Waste less time on Facebook — follow Brilliant.
×

Area common to two regions

Consider the regions \((x,y)|\hspace{2mm}x^{2}+y^{2}\leq100\) and \(sin(x+y)<0\).

Find the area of the region common to the above inequalities.

Note by Krishna Jha
4 years ago

No vote yet
1 vote

Comments

Sort by:

Top Newest

If \(A_1 = \{(x,y)\,|\, x^2+y^2 \le 100 , \sin(x+y) > 0\}\) and \(A_2 = \{(x,y) \,|\, x^2+y^2 \le 100: \sin(x+y) < 0\}\), then a rotation through \(\pi\) about the origin maps \(A_1\) onto \(A_2\), and vice versa. Thus \(A_1\) and \(A_2\) have the same area. The sets are disjoint, and their union is the interior of the circle (with \(9\) lines removed), and so the area of each is \(\tfrac12 \times 10^2\pi = 50\pi\).

Mark Hennings - 4 years ago

Log in to reply

Thanks!!!.

Krishna Jha - 4 years ago

Log in to reply

Hello Mark!

What does this statement mean: "then a rotation through \(π\) about the origin maps \(A_1\) onto \(A_2\), and vice versa."? Can you please post a link which explains this?

Thanks!

Pranav Arora - 4 years ago

Log in to reply

The point \((x,y)\) belongs to \(A_1\) if and only if the point \((-x,-y)\) belongs to \(A_2\). Changing the sign of both \(x\) and \(y\) is achieved by a rotation about the origin through \(\pi\) (or successive reflections in the \(x\)- and \(y\)-axes, or an enlargement scale factor \(-1\) through the origin). However you describe this transformation of the plane \(\mathbb{R}^2\), it preserves areas, so that \(A_1\) and \(A_2\) have the same area.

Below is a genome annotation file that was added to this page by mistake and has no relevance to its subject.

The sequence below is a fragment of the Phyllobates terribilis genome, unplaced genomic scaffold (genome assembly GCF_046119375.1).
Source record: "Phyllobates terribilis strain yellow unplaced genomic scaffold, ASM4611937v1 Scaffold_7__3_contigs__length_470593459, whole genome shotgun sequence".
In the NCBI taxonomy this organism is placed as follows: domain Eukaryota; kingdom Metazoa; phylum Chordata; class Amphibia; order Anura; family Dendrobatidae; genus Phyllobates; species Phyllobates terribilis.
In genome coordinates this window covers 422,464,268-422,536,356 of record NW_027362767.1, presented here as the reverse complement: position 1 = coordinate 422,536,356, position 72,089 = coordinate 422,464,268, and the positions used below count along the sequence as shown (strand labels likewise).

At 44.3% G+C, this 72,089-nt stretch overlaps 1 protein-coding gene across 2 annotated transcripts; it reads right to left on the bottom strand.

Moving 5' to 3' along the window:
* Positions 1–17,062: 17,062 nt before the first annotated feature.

Mark Hennings - 4 years ago

Log in to reply

@Mark Hennings Thanks Mark! :)

Pranav Arora - 4 years ago

Log in to reply

Great work!!

Piyal De - 4 years ago

Log in to reply

Nicely Done Mark !!

Gabriel Merces - 4 years ago

Log in to reply

area of x^2+y^2 is 100π.sin(x+y)>0 which implies 0>x+y>2π.....like that split the parts in which sin(x+y)>0if you see the graph it form a symetry and if you fold the circle you can see common region is 50π.

Vignesh Subramanian - 4 years ago

Log in to reply

Yes, even I did think the same way...thanks for ur answer

Krishna Jha - 4 years ago

Log in to reply

×

Problem Loading...

Note Loading...

Set Loading...